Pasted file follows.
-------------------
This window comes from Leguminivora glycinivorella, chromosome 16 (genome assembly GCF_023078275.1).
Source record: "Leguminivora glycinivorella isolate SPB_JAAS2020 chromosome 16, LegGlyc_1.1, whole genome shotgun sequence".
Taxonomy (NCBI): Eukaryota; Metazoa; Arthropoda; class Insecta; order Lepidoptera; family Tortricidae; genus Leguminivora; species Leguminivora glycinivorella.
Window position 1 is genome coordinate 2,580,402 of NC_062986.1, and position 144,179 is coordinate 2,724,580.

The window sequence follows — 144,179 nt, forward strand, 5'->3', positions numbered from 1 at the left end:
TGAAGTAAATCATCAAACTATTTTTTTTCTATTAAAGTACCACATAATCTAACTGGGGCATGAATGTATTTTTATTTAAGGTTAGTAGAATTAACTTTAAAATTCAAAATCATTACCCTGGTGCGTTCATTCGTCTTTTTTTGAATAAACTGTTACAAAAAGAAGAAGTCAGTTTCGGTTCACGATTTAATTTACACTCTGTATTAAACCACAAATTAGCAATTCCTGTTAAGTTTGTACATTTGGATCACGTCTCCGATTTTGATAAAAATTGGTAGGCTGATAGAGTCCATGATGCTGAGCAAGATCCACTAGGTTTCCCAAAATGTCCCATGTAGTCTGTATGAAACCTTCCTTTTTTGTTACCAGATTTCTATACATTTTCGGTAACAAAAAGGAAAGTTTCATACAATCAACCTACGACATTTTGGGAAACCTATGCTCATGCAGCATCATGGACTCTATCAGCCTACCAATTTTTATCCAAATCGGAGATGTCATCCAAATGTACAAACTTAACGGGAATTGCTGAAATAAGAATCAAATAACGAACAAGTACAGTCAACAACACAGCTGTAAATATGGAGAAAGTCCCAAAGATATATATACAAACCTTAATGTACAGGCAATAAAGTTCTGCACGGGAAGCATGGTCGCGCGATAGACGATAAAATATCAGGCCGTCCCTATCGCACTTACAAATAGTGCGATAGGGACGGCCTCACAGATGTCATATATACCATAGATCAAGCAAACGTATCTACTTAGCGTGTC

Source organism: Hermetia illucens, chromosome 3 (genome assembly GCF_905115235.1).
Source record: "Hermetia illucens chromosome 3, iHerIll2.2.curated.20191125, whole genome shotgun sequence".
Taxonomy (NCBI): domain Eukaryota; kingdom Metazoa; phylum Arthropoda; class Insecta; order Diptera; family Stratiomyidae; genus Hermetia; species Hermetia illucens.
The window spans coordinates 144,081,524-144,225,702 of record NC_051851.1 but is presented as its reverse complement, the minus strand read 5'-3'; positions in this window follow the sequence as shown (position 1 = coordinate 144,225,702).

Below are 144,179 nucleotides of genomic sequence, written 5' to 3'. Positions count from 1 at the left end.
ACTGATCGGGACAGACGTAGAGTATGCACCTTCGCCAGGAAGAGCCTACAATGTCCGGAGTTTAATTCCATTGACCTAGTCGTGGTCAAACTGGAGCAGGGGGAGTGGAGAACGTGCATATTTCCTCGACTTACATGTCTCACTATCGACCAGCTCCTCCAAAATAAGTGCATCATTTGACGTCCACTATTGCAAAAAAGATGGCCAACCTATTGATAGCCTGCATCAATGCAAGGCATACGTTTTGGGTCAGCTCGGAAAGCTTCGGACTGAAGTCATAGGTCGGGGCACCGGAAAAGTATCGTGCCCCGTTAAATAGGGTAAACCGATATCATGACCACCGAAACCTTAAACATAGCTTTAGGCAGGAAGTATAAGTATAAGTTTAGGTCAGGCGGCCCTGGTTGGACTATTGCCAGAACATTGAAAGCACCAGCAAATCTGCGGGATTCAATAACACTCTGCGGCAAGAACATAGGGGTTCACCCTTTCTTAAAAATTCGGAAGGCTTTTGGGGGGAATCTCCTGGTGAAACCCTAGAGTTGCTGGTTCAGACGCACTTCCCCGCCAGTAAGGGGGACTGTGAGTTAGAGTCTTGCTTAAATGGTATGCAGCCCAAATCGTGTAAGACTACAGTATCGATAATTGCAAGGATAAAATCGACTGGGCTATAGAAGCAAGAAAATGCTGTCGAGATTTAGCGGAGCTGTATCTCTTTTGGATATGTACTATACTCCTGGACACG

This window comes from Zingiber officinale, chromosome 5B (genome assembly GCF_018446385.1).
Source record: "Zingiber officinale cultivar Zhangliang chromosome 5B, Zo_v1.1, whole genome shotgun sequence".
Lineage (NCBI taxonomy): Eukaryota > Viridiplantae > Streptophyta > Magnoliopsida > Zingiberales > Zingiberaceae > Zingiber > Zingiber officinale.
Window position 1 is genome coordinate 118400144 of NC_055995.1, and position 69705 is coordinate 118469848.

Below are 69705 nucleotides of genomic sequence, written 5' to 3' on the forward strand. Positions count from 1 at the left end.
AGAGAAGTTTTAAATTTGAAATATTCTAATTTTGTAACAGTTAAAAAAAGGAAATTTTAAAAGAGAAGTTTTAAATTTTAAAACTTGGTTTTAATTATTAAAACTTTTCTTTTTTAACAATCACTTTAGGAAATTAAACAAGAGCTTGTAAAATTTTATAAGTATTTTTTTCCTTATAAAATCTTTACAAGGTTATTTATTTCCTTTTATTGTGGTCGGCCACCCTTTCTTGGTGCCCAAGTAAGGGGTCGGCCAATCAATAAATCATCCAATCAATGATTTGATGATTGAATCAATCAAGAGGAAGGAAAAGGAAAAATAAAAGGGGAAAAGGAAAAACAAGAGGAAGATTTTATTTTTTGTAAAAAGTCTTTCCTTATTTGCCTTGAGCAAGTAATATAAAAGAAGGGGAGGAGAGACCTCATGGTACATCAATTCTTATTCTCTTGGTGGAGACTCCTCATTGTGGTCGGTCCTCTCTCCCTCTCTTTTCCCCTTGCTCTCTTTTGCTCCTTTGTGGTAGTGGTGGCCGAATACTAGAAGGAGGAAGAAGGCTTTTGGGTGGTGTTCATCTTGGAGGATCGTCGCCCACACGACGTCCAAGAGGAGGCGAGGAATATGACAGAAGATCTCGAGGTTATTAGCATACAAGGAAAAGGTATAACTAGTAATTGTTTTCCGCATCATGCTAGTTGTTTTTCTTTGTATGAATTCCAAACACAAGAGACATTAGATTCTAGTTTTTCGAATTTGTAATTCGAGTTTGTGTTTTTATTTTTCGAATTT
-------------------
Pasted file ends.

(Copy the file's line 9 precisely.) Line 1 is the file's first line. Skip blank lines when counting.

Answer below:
Taxonomy (NCBI): domain Eukaryota; kingdom Metazoa; phylum Arthropoda; class Insecta; order Diptera; family Stratiomyidae; genus Hermetia; species Hermetia illucens.